Successful Networking for Introverts – Three Proven Strategies

How many times have you stood at the entrance to a networking mixer frozen in fear? “A root canal would be easier than this,” you say to yourself. Having to make small talk with strangers, trying to be interesting and charming, is not your strength nor your idea of a good time. But you believe that if you can just endure this for an hour, you might walk away with some valuable new contacts. The reality is that your discomfort often has negative results, and you don’t gain the new relationships you had sought.

In the 1930s, Swiss psychologist Carl Jung coined the term introvert as someone who tends to find his psychological energy within… in the world of thought, contemplation and reflection. This inward focus can result in a tendency to pull back and maintain a safe distance, especially around new people.

In the world of networking, introverts can face a long list of daunting challenges – not the least of which is sending nonverbal messages that may be misinterpreted as aloofness. And “aloof” is not a good message when your purpose is to mix, mingle, and foster new relationships.

As a card-carrying introvert myself (by Jung’s definition), I’ve developed some guidelines that have always worked well and have allowed me to be confident and outgoing at networking events. Practice these, and you will soon become the “master of the mixer”:

1. Create a plan before each event: “Winging it” never works for introverts, because spontaneity is not usually a strength. So having a plan can greatly boost confidence.

o Do some pre-work before the event. Think about who will be there and who you would like to meet.

o Make a list of goals before you leave the house – how many new contacts do you want to make tonight? How will you approach them? Prepare for “small talk” by reviewing current events in your head; take a mental assessment of recent books you’ve read, movies you’ve seen, or interesting stories you’ve heard — always good conversation starters and fillers for awkward moments.

2. Enter the room with a purpose and a plan: Most of us feel uncomfortable during the first few moments when we enter a networking event, particularly if we don’t know anyone.

o First, think positive, powerful thoughts “I am energetic, confident and successful. Tonight I will meet (3, 5, 10) people who will be helpful to my business or others in my network.” By thinking and visualizing positive situations, your energy will draw others to you; it’s a law of nature!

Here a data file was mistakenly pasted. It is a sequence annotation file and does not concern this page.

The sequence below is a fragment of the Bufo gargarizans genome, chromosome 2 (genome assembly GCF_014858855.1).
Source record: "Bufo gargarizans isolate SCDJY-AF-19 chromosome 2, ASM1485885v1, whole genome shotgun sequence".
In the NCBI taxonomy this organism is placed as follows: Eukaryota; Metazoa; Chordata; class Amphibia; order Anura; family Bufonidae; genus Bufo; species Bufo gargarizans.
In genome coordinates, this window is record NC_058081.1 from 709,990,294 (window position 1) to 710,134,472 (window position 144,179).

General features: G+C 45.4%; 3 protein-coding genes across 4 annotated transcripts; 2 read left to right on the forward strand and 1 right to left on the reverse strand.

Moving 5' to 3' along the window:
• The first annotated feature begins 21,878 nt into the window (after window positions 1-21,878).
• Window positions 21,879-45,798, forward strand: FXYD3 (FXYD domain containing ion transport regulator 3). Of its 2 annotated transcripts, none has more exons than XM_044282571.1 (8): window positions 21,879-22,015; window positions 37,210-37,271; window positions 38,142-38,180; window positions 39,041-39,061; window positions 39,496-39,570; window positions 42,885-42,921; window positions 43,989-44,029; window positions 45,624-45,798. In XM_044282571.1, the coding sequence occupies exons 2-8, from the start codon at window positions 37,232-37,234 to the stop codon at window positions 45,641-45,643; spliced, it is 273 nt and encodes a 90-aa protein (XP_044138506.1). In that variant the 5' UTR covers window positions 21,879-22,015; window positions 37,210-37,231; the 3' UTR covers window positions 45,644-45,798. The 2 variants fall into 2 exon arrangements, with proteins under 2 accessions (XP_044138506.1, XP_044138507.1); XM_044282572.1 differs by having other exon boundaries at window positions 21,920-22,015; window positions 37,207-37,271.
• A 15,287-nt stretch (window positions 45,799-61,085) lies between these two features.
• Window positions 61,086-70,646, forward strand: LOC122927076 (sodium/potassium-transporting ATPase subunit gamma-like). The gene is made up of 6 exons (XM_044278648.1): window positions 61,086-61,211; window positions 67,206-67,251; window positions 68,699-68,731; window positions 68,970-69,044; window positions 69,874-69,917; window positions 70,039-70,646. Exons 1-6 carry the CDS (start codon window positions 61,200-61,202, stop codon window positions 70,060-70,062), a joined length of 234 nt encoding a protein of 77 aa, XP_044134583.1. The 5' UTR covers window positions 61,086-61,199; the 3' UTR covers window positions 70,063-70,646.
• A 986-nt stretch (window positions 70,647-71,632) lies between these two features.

o If there is no greeter to make you feel more comfortable, take a moment to stand at the entrance and survey the room (As though you are looking for someone…). Be aware of your body language; don’t slump or try to disappear into the woodwork, but enter with authority. Pretend you are the king or queen making your grand entrance, and your body language will say that you are confident and approachable.

o As you enter, get the lay of the land and look specifically for three things: (a) the buffet, (b) the bar, and/or (c) someone sitting or standing alone. Choose one of these as your target, so that when you make your journey across the room, you have a goal and are not awkwardly meandering around.

(a) The buffet line is always a good place to meet people. Make a mental note of anything interesting and just “think out loud” to the person next to you. “Incredible ice sculpture,” you could comment. Or, “Wow, I didn’t know shrimp came in this size!” She will have to respond in some way, and you can follow with, “Is this your first _____ event?” The conversation will easily flow from there.

(b) Same thing at the bar — While waiting in line, strike up a conversation, “Wow… this already looks like a great event; I didn’t expect so many people. Have you been here before?”

(c) Once you have your food or drink in hand (Only occupy one hand; keep one free for shaking),

approach the person sitting alone, and say with a smile, “Mind if I join you?”

3. Ask questions, listen carefully, and don’t worry about selling yourself: The most charming and fascinating people are the greatest listeners. Listening also gives you an advantage in uncovering potential customers or job prospects.

o Ask the person about her business; about hobbies, family, city of origin, etc. It’s very probable that somewhere in that conversation you will uncover a need, and you will be able to help her find an answer or resource.

o Armed with information, you can say, “Oh! So your brother is looking for a home in the area? I know a great (realtor, landscaper, plumber).”

o By giving before asking, you encourage people to trust you, and they will feel an unconscious need to reciprocate by sending business or resources to you as well.

Once we introverts practice the simple principles of planning our approach; reviewing topics for conversation; and taking the spotlight off ourselves by focusing it on other people, we’ll not only become more comfortable in networking situations, but may find ourselves the life of the party!